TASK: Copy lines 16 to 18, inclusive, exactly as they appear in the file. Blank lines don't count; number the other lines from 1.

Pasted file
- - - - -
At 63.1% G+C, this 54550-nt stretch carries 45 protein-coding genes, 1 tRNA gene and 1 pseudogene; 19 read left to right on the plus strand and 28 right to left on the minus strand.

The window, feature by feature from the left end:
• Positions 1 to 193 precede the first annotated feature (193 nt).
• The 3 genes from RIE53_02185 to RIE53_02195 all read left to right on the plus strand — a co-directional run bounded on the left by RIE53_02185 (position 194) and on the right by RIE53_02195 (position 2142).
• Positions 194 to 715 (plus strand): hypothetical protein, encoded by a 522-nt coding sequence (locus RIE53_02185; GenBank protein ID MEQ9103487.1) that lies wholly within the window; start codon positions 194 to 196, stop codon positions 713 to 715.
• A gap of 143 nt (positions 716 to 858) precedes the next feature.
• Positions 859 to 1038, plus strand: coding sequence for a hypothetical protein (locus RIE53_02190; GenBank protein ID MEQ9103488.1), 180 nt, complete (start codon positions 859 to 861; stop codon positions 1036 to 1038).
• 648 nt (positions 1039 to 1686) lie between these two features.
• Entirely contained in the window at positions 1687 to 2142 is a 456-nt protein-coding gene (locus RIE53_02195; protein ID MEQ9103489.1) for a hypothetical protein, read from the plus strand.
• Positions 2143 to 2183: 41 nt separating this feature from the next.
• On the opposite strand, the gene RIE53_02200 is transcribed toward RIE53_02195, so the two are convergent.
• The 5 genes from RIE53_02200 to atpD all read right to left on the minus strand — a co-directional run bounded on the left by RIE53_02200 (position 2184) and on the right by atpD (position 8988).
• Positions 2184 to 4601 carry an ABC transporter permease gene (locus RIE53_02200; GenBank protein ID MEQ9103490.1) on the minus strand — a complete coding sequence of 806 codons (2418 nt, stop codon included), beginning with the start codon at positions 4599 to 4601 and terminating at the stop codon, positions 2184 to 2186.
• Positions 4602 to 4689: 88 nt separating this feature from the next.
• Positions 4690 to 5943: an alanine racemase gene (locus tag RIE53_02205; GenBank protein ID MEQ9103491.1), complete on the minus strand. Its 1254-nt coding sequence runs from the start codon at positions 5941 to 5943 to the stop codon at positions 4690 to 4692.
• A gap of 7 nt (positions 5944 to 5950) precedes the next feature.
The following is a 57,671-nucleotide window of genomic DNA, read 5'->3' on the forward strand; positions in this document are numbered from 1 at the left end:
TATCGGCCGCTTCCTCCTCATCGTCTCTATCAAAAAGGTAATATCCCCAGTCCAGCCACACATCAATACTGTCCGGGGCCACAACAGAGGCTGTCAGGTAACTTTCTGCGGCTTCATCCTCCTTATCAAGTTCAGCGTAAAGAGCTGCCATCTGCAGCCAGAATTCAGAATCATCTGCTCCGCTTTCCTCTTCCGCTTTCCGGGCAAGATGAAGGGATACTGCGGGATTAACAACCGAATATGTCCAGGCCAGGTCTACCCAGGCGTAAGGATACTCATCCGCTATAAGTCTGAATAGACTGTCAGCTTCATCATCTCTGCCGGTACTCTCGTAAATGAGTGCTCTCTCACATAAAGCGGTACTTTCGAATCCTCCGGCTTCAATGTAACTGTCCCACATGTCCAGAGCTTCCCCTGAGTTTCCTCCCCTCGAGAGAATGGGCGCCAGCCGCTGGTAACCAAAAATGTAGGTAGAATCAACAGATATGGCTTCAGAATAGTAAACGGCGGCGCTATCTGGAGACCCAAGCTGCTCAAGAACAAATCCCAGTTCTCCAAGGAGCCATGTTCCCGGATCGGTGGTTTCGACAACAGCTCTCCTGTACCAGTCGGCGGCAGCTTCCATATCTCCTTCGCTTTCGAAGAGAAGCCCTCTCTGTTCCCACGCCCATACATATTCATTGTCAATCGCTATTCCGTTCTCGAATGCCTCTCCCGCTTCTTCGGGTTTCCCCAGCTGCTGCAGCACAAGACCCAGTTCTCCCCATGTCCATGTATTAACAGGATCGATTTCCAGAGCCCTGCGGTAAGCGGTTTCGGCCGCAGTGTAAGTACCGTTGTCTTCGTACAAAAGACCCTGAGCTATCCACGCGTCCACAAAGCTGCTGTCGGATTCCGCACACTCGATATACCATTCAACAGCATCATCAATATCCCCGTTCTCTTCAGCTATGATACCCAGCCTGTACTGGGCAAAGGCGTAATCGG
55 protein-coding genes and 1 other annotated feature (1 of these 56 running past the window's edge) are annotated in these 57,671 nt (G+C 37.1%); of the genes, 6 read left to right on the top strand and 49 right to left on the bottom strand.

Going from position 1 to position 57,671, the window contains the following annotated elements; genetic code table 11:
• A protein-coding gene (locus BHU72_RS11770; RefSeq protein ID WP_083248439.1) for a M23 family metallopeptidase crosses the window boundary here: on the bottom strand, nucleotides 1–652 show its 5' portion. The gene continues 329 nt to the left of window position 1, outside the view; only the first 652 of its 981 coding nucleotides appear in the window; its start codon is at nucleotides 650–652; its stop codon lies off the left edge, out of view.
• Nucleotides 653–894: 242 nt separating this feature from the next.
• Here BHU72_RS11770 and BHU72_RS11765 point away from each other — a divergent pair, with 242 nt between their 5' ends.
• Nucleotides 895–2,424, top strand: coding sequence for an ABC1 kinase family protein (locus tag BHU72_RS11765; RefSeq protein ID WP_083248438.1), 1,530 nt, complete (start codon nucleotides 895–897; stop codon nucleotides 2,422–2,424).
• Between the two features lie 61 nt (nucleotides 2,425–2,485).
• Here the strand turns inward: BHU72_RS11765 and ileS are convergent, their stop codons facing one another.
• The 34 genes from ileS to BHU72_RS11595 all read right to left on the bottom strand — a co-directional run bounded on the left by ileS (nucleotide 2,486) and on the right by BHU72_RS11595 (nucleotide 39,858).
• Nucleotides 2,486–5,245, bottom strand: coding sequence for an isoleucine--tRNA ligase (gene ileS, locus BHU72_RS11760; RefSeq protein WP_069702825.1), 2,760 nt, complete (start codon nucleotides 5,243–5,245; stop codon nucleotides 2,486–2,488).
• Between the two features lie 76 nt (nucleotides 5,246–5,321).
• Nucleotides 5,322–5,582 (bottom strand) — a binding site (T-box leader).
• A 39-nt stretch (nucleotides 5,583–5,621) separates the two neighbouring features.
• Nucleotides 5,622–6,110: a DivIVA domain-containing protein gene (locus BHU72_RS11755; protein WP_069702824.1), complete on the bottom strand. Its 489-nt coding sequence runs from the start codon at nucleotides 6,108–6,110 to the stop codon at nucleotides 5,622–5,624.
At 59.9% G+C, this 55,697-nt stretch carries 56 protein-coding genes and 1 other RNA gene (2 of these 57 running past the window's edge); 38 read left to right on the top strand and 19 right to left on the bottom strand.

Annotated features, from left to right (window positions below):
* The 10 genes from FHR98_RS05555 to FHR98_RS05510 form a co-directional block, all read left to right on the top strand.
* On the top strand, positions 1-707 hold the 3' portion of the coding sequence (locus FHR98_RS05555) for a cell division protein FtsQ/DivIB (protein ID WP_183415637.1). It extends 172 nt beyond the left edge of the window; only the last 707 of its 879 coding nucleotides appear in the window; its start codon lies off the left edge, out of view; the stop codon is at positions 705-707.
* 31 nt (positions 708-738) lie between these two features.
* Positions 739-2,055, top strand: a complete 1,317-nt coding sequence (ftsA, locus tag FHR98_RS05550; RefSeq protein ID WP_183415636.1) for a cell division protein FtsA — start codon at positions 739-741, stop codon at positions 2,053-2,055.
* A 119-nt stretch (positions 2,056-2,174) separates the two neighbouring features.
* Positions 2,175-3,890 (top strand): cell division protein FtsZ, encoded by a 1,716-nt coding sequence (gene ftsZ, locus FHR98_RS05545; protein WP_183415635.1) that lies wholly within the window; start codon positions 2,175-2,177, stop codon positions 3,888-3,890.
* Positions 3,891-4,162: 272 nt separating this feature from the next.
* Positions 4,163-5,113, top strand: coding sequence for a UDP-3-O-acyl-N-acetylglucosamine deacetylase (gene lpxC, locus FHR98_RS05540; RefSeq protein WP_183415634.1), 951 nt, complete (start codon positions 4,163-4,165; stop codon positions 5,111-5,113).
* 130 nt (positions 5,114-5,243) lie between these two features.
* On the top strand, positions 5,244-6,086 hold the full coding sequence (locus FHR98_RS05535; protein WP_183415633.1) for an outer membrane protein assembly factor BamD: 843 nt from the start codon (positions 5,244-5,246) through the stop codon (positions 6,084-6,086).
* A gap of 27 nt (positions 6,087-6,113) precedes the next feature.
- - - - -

• A gap of 7 nt (positions 5944 to 5950) precedes the next feature.
The following is a 57,671-nucleotide window of genomic DNA, read 5'->3' on the forward strand; positions in this document are numbered from 1 at the left end:
TATCGGCCGCTTCCTCCTCATCGTCTCTATCAAAAAGGTAATATCCCCAGTCCAGCCACACATCAATACTGTCCGGGGCCACAACAGAGGCTGTCAGGTAACTTTCTGCGGCTTCATCCTCCTTATCAAGTTCAGCGTAAAGAGCTGCCATCTGCAGCCAGAATTCAGAATCATCTGCTCCGCTTTCCTCTTCCGCTTTCCGGGCAAGATGAAGGGATACTGCGGGATTAACAACCGAATATGTCCAGGCCAGGTCTACCCAGGCGTAAGGATACTCATCCGCTATAAGTCTGAATAGACTGTCAGCTTCATCATCTCTGCCGGTACTCTCGTAAATGAGTGCTCTCTCACATAAAGCGGTACTTTCGAATCCTCCGGCTTCAATGTAACTGTCCCACATGTCCAGAGCTTCCCCTGAGTTTCCTCCCCTCGAGAGAATGGGCGCCAGCCGCTGGTAACCAAAAATGTAGGTAGAATCAACAGATATGGCTTCAGAATAGTAAACGGCGGCGCTATCTGGAGACCCAAGCTGCTCAAGAACAAATCCCAGTTCTCCAAGGAGCCATGTTCCCGGATCGGTGGTTTCGACAACAGCTCTCCTGTACCAGTCGGCGGCAGCTTCCATATCTCCTTCGCTTTCGAAGAGAAGCCCTCTCTGTTCCCACGCCCATACATATTCATTGTCAATCGCTATTCCGTTCTCGAATGCCTCTCCCGCTTCTTCGGGTTTCCCCAGCTGCTGCAGCACAAGACCCAGTTCTCCCCATGTCCATGTATTAACAGGATCGATTTCCAGAGCCCTGCGGTAAGCGGTTTCGGCCGCAGTGTAAGTACCGTTGTCTTCGTACAAAAGACCCTGAGCTATCCACGCGTCCACAAAGCTGCTGTCGGATTCCGCACACTCGATATACCATTCAACAGCATCATCAATATCCCCGTTCTCTTCAGCTATGATACCCAGCCTGTACTGGGCAAAGGCGTAATCGG